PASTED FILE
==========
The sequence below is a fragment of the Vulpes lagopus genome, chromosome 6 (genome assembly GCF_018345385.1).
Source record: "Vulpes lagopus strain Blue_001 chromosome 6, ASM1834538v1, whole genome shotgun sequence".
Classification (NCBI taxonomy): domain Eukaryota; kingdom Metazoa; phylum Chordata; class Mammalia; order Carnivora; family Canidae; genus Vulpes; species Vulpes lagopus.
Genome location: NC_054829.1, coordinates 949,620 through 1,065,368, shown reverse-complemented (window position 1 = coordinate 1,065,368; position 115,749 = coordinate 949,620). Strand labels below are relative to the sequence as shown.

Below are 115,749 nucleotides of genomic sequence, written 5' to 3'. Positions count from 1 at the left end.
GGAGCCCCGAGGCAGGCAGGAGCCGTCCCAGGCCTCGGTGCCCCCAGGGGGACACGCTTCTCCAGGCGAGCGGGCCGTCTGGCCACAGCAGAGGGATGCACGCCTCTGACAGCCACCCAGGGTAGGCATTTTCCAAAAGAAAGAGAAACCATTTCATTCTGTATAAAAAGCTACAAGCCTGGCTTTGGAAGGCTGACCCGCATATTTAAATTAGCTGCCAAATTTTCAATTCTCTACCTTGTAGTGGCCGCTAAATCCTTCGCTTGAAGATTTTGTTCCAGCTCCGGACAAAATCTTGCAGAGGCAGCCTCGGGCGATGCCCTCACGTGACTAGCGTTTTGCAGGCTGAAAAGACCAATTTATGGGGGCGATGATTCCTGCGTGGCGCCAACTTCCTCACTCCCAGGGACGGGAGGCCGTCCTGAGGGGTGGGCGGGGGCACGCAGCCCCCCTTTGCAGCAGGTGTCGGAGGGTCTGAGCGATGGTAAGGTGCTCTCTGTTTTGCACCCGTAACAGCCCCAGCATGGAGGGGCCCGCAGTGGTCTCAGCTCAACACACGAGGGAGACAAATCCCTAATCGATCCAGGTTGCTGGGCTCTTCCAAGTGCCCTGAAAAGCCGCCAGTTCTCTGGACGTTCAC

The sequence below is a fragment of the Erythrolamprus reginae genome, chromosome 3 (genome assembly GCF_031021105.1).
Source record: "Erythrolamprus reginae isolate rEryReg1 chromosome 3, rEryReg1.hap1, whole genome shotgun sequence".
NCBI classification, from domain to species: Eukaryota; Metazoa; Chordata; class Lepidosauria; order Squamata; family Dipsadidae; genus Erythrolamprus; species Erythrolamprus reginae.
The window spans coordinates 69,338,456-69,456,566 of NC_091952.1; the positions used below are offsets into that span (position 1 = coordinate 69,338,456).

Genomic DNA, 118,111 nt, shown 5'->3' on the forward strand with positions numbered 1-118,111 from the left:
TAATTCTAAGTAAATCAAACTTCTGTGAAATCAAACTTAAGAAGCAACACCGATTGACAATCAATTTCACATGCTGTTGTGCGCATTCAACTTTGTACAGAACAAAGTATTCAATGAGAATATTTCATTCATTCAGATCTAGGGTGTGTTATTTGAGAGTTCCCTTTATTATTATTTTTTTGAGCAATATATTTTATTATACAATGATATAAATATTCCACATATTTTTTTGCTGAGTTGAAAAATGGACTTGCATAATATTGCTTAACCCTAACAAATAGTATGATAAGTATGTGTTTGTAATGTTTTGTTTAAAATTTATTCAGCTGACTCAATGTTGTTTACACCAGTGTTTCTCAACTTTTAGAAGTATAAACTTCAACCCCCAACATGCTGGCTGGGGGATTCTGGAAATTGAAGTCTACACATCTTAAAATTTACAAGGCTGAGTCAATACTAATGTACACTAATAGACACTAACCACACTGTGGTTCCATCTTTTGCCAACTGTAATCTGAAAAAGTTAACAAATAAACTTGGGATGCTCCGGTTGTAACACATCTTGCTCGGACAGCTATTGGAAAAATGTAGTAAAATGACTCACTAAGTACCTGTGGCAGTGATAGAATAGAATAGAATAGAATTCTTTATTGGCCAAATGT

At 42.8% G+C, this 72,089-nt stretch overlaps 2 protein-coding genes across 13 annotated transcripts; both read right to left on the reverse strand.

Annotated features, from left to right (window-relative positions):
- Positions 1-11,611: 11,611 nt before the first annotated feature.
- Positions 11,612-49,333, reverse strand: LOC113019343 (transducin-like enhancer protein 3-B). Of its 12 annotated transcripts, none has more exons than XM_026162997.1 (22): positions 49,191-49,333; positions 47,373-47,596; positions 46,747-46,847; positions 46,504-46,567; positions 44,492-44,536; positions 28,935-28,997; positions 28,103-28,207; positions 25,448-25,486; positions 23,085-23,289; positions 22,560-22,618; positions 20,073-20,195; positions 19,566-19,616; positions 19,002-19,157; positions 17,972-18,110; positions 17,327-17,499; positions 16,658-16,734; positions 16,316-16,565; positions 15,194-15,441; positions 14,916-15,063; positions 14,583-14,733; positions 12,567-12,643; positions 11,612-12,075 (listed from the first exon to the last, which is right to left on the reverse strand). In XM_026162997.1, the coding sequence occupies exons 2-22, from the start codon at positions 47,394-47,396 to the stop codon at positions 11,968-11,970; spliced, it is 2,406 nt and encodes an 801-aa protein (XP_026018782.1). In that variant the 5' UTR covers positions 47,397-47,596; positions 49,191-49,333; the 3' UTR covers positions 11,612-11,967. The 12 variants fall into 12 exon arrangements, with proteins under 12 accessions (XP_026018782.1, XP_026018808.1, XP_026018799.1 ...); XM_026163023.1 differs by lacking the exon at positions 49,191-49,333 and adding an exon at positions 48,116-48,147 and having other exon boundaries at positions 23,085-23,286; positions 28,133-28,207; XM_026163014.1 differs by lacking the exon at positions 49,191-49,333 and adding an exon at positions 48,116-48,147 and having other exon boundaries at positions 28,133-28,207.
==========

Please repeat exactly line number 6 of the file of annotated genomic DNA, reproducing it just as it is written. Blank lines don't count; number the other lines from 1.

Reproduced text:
GGAGCCCCGAGGCAGGCAGGAGCCGTCCCAGGCCTCGGTGCCCCCAGGGGGACACGCTTCTCCAGGCGAGCGGGCCGTCTGGCCACAGCAGAGGGATGCACGCCTCTGACAGCCACCCAGGGTAGGCATTTTCCAAAAGAAAGAGAAACCATTTCATTCTGTATAAAAAGCTACAAGCCTGGCTTTGGAAGGCTGACCCGCATATTTAAATTAGCTGCCAAATTTTCAATTCTCTACCTTGTAGTGGCCGCTAAATCCTTCGCTTGAAGATTTTGTTCCAGCTCCGGACAAAATCTTGCAGAGGCAGCCTCGGGCGATGCCCTCACGTGACTAGCGTTTTGCAGGCTGAAAAGACCAATTTATGGGGGCGATGATTCCTGCGTGGCGCCAACTTCCTCACTCCCAGGGACGGGAGGCCGTCCTGAGGGGTGGGCGGGGGCACGCAGCCCCCCTTTGCAGCAGGTGTCGGAGGGTCTGAGCGATGGTAAGGTGCTCTCTGTTTTGCACCCGTAACAGCCCCAGCATGGAGGGGCCCGCAGTGGTCTCAGCTCAACACACGAGGGAGACAAATCCCTAATCGATCCAGGTTGCTGGGCTCTTCCAAGTGCCCTGAAAAGCCGCCAGTTCTCTGGACGTTCAC